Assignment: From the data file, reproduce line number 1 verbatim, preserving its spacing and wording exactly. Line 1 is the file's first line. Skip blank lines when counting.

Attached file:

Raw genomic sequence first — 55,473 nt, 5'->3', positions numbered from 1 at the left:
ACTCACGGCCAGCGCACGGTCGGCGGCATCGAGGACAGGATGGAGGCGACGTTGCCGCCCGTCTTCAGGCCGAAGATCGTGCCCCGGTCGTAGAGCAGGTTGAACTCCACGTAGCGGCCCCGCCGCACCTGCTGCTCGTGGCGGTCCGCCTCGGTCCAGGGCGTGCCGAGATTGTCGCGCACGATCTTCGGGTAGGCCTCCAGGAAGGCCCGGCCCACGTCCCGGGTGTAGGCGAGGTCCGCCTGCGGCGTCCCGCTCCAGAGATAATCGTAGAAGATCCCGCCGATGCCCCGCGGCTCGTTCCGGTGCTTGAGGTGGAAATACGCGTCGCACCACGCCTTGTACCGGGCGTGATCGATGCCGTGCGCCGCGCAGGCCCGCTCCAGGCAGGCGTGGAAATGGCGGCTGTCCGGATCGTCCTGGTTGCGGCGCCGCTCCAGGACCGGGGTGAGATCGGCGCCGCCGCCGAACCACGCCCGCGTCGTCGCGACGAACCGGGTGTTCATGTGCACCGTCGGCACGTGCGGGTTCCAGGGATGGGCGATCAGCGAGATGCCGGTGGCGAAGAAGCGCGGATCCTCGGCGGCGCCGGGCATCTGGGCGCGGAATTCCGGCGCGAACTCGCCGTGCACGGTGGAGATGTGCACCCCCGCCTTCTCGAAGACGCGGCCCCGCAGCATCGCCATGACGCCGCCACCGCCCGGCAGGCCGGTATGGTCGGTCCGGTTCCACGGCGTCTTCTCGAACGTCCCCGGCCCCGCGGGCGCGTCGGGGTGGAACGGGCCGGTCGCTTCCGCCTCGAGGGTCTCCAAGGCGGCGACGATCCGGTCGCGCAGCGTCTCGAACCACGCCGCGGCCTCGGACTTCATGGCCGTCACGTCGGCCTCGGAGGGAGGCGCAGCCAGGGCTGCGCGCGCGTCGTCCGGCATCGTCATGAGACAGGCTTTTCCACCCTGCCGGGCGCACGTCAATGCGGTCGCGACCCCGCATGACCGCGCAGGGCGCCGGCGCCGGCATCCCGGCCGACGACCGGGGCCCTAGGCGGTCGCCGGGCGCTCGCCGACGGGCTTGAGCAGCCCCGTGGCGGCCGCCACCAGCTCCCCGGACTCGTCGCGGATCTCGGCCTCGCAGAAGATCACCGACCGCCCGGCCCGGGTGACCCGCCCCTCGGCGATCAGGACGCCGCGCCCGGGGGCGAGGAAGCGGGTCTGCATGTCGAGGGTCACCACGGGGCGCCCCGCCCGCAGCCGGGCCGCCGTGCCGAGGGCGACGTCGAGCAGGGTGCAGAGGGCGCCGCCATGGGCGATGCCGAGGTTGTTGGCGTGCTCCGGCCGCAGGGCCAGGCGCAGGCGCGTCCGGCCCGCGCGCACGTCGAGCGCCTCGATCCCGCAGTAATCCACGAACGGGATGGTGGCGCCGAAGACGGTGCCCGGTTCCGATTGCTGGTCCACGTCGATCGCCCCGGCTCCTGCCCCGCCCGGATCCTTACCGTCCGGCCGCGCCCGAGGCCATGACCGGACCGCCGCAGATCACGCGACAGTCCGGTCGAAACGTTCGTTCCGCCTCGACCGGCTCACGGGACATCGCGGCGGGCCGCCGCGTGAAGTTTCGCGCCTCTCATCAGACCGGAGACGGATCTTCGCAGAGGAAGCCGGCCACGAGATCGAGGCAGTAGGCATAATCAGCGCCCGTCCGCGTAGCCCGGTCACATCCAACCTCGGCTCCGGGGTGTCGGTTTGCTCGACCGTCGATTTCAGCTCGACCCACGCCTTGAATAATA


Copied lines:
Raw genomic sequence first — 55,473 nt, 5'->3', positions numbered from 1 at the left: